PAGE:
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Open Access Publications from the University of California

Continuous IEQ monitoring system: Performance specifications and thermal comfort classification

  • Author(s): Parkinson, Thomas
  • Parkinson, Alex
  • de Dear, Richard
  • et al.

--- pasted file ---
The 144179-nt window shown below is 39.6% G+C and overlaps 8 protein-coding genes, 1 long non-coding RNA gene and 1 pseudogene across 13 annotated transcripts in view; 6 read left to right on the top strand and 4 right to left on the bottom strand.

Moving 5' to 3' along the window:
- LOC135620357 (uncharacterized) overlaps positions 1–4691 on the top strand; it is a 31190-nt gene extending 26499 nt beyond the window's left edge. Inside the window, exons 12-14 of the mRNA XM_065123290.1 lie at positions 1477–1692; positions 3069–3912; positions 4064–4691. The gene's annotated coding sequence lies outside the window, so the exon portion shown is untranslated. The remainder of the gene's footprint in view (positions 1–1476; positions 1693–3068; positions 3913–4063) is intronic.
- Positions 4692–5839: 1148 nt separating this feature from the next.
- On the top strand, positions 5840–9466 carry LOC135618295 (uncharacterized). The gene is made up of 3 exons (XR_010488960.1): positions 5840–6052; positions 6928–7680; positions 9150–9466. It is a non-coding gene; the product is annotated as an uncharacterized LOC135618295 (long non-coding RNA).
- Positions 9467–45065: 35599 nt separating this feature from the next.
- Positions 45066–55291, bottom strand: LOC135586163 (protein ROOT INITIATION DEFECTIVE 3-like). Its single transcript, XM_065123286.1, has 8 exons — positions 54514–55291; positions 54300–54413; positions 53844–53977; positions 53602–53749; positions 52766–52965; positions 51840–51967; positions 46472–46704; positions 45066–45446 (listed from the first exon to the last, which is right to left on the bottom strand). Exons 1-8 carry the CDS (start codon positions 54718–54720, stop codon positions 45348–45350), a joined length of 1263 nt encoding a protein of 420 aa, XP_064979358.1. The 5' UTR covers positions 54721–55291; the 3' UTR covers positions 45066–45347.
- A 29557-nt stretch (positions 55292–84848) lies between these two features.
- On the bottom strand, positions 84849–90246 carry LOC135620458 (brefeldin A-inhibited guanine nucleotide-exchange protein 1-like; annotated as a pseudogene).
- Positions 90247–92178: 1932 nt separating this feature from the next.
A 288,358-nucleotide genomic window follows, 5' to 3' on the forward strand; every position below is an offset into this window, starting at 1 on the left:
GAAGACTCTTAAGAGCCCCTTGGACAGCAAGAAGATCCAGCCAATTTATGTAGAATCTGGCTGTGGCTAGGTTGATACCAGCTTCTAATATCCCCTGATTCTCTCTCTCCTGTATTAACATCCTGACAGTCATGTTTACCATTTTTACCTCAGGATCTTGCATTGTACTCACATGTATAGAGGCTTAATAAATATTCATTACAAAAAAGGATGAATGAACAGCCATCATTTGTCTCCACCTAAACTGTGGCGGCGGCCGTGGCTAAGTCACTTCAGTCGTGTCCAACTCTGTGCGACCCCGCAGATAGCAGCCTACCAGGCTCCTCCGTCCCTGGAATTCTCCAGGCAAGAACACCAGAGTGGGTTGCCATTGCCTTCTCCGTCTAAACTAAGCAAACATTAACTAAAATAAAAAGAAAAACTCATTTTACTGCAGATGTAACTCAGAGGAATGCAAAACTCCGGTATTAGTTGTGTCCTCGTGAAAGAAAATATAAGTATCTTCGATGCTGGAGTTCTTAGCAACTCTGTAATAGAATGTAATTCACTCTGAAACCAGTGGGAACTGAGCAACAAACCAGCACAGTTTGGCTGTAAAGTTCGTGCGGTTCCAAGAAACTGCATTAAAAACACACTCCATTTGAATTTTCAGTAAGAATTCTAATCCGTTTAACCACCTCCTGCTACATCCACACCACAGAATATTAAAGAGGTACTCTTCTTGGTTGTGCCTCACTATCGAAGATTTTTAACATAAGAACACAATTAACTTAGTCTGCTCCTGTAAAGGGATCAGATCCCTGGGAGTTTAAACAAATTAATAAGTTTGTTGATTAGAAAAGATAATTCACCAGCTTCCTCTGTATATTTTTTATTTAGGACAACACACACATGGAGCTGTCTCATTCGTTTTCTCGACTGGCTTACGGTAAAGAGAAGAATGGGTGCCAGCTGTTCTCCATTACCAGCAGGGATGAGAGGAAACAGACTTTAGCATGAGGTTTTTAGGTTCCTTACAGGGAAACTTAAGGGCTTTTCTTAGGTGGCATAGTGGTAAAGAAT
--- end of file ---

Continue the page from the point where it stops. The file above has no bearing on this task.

The quality of buildings can be assessed in terms of the indoor air quality, thermal comfort, lighting quality, acoustic comfort afforded the occupants, collectively referred to as Indoor Environmental Quality (IEQ). A major barrier to a more thoroughly representative audit of actual IEQ performance are the expense and complexity of the measurement instrumentation required. Rapid developments in sensor technology in recent years present the opportunity for continuous and pervasive IEQ monitoring to deliver truly representative characterisations of building performance at a modest cost. The last remaining obstacle to realising these developments seems to be a concern about instrument accuracy. In this paper we test the performance of a low-cost IEQ monitoring system (SAMBA) introduced in an earlier paper. Calibration data from 100 devices was analysed to calculate the standard error of the estimate as a measure of equipment accuracy. Those performance specifications were used in a Monte Carlo simulation based on measurements of thermal comfort parameters from 24 office buildings. Performance measures suggests the low-cost system, whilst not as accurate as laboratory equipment, is more than sufficient for building IEQ diagnostics and compliance assessments. Furthermore, the results of the Monte Carlo simulation show that continuous monitoring systems are better at characterising long-term performance than ad hoc measurement strategies using precision equipment. Low-cost pervasive monitoring technologies therefore offer a unique opportunity to improve our quantitative understanding of, and response to, indoor environmental quality issues.

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